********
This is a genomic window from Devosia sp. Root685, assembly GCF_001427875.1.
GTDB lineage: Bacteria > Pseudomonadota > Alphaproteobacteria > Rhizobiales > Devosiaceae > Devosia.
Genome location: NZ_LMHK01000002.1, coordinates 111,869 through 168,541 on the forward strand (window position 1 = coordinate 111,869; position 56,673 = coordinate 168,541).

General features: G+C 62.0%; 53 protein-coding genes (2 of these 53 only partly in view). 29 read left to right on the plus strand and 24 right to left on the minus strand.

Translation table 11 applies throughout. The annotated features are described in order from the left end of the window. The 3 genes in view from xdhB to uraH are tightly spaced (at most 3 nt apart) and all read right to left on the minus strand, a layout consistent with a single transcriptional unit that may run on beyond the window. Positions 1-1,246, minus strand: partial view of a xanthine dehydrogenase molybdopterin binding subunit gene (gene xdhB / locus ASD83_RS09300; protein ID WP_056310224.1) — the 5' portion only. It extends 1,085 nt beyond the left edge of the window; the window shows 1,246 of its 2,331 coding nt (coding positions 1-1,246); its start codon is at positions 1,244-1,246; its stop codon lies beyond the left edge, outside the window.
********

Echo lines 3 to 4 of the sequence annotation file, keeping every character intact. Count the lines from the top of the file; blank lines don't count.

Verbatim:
Genome location: NZ_LMHK01000002.1, coordinates 111,869 through 168,541 on the forward strand (window position 1 = coordinate 111,869; position 56,673 = coordinate 168,541).

General features: G+C 62.0%; 53 protein-coding genes (2 of these 53 only partly in view). 29 read left to right on the plus strand and 24 right to left on the minus strand.